Using Lightroom Classic on multiple computers

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Editing large image collections at home and on the road

Many pho­tog­ra­phers use Light­room on mul­ti­ple com­put­ers, often cer­tain­ly in the com­bi­na­tion lap­top / sta­tion­ary com­put­er. I cur­rent­ly use Light­room reg­u­lar­ly even on 3 com­put­ers: 2 desk­top PCs at two loca­tions and a lap­top when I’m on the road or on vaca­tion. So the ques­tion aris­es, how to man­age the exist­ing images in the library most effec­tive­ly under these con­di­tions. In most cas­es, the com­plete actu­al data­base is prob­a­bly on the sin­gle sta­tion­ary PC and the lap­top is used sep­a­rate­ly on the road with its own data­base for new shots. This means that there is no access to the old­er images on the lap­top while on the road.

I have now searched and found a solu­tion that allows me to use Light­room on all my devices with all the images in my data­base at full capacity.

My situation

Since I was a teenag­er, pho­tog­ra­phy has been an intense hob­by for me. In the begin­ning with clas­sic film, which I also devel­oped myself in my own col­or lab. Since 2003 I also pho­to­graph dig­i­tal­ly, since 2005 exclu­sive­ly. I use Light­room for edit­ing and orga­niz­ing my pic­tures since ver­sion 1.0, which was released in 2007. Cur­rent­ly I edit my images in the Light­room pho­to sub­scrip­tion* with Light­room Clas­sic and var­i­ous plugins.

Fur­ther­more, I have been in the sit­u­a­tion for some time that I reg­u­lar­ly have to com­mute between two loca­tions due to my job. My Light­room image data­base, which has grown over many years and cur­rent­ly con­tains more than 226,000 images, is now over 8TB in size. The cat­a­log file alone amounts to about 5GB, and I still want to be able to view and edit all my images flu­id­ly at two loca­tions and on the road on my lap­top at any time.

My light­room dataset

I’m also admit­ted­ly a com­put­er nerd and like to dig­i­tal­ly con­nect every­thing pos­si­ble. There­fore, I have built up a net­worked work­ing envi­ron­ment with Light­room Clas­sic in the pho­to sub­scrip­tion, two Win­dows work­sta­tions, two QNAP NAS* stor­ages and a high-per­for­mance trav­el lap­top when I’m on the road. Auto­mat­i­cal­ly run­ning syn­chro­niza­tion scripts reg­u­lar­ly keep the data between the sta­tion­ary NAS stor­age in both places of liv­ing syn­chro­nized. Back at one of my homes, I syn­chro­nize my lap­top via LAN con­nec­tion with one of my NAS stor­ages as need­ed. This con­cept has worked very well and com­fort­ably for me for years now.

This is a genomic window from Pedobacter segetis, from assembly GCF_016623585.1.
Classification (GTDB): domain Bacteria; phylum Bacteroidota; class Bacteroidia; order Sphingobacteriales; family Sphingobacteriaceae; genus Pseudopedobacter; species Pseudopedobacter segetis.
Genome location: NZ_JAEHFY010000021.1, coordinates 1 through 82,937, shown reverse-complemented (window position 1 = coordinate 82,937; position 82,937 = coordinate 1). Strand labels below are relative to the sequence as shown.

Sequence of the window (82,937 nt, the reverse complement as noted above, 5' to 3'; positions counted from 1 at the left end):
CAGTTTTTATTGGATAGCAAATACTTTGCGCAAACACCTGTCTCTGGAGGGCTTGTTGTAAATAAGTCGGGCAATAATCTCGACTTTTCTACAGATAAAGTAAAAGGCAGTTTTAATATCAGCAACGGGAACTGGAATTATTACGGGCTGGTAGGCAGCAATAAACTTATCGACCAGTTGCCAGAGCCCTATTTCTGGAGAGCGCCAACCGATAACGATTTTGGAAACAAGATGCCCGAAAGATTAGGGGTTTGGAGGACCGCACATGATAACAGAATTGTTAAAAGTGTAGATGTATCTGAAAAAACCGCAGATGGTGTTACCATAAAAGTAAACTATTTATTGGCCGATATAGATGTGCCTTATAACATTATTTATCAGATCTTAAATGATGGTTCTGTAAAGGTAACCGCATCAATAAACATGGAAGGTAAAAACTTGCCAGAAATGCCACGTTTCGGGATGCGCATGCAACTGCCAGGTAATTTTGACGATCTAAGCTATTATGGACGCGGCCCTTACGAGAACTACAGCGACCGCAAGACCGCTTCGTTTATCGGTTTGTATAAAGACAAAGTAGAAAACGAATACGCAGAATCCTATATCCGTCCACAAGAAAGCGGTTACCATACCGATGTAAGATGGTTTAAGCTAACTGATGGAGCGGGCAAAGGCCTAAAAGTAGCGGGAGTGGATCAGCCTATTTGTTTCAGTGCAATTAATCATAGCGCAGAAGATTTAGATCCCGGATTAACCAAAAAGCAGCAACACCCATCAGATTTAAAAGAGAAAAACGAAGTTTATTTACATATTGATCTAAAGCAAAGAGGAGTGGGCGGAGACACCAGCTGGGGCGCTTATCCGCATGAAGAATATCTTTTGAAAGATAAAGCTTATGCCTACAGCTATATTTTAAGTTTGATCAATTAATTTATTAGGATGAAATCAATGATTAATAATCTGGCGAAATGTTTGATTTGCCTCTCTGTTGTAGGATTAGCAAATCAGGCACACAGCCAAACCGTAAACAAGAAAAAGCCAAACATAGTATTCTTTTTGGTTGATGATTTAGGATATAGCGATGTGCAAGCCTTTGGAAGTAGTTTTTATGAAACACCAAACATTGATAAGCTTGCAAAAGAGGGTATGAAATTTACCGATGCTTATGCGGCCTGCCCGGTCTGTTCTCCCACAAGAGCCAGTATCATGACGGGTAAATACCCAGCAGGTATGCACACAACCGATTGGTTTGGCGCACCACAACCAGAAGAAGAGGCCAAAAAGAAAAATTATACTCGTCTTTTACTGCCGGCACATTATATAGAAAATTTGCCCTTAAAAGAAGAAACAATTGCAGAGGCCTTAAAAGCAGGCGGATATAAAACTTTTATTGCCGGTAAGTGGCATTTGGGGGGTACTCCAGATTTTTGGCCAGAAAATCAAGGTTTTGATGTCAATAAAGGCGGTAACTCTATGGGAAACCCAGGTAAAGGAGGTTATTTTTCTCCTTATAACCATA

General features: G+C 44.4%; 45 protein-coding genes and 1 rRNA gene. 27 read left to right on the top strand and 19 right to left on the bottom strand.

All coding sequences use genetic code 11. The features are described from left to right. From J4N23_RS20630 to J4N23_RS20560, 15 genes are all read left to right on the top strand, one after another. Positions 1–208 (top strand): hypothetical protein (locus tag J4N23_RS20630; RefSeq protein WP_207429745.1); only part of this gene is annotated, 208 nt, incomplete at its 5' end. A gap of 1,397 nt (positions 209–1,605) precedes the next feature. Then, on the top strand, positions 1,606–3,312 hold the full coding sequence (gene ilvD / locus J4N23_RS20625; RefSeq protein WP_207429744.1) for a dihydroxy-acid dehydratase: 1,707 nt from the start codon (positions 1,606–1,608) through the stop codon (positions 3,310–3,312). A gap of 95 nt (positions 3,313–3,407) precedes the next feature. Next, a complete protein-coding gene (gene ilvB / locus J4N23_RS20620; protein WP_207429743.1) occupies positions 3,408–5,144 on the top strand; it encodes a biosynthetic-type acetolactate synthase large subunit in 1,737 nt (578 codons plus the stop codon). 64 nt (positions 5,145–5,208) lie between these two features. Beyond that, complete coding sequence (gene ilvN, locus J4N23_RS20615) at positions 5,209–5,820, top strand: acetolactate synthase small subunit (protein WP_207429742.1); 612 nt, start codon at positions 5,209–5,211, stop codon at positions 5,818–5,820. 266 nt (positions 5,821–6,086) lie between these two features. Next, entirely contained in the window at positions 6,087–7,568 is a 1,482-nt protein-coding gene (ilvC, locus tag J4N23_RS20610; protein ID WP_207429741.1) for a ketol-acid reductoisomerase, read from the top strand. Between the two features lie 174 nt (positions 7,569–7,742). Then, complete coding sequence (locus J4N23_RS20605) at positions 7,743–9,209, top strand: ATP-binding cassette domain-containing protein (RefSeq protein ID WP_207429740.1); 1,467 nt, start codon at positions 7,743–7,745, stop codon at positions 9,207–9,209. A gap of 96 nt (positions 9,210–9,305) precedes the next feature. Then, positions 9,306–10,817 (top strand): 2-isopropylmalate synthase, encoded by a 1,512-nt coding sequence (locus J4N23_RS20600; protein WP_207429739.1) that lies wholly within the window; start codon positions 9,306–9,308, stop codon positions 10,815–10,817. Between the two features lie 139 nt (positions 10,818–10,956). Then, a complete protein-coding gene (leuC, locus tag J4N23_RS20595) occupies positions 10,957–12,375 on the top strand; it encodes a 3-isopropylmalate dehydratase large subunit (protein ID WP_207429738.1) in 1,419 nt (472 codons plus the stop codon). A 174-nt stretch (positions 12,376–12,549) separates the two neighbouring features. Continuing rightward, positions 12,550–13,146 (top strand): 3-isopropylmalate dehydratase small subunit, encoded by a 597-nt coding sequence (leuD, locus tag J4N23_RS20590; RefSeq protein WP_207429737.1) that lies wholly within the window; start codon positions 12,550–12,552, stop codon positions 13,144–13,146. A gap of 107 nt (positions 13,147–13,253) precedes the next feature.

No cloud solution

There­fore, some time ago I was look­ing for ways to have all my pic­tures acces­si­ble at any time and any place.

The solu­tion of stor­ing images in a cloud, which may seem obvi­ous to many peo­ple, was not an option for me for two reasons:

  1. The sheer size of the image data avail­able: 8TB in a cloud is not effec­tive to han­dle. Cor­re­spond­ing­ly large amounts of stor­age are very expen­sive and dif­fi­cult to han­dle even with the fastest inter­net con­nec­tion. In addi­tion, I always want to have access with the lap­top on the road, which would be too expen­sive and / or too slow via cel­lu­lar access or pub­lic wifi.
  2. In addi­tion, pho­tos are very per­son­al doc­u­ments that I do not want to give out of my hand, also for rea­sons of pri­va­cy and data pro­tec­tion. And my trust in the data pro­tec­tion of clouds is very limited.

More than 226,000 images and 8TB always avail­able with­out cloud? That’s not possible!

Yes, it is!

My approach

How­ev­er, in the mean­time I had to set up a very com­plex and also expen­sive sys­tem for this pur­pose, which I would like to describe in the fol­low­ing. First of all, the prob­lem in detail:

Size and speed

First of all, 8TB is a mas­sive amount of data. Just copy­ing this amount of data from one hard dri­ve to anoth­er takes hours. SSD dri­ves in these dimen­sions are cur­rent­ly still very expen­sive. Although there are large hard disks (cur­rent­ly over 20TB in size), they are indi­vid­u­al­ly lim­it­ed in speed (usu­al­ly max. 100-200M­B/s), which sig­nif­i­cant­ly slows down image pro­cess­ing of the large image files of cur­rent cameras.

I now store all my image files on NAS stor­age in RAID 6 arrays. The data access is sig­nif­i­cant­ly accel­er­at­ed due to the par­al­lel stor­age of the files on mul­ti­ple disks. I also use a RAID 1 SSD array as write-back cache in each of my QNAP 1635 AX* NAS. Since the NAS is con­nect­ed via 10GBit Eth­er­net in my home net­work, I achieve trans­fer rates of about 500 MB/s.

Connecting my sites

As men­tioned above, I reg­u­lar­ly com­mute between two loca­tions that are 200km apart. At both loca­tions, I have a VDSL Inter­net con­nec­tion with up to 250/40 Mbps. Both are per­ma­nent­ly con­nect­ed to each oth­er via a Fritz!Box 7590* via the built-in VPN-con­nec­tion. In addi­tion, I have a QNAP 1635 AX* NAS run­ning in iden­ti­cal con­fig­u­ra­tion at each location.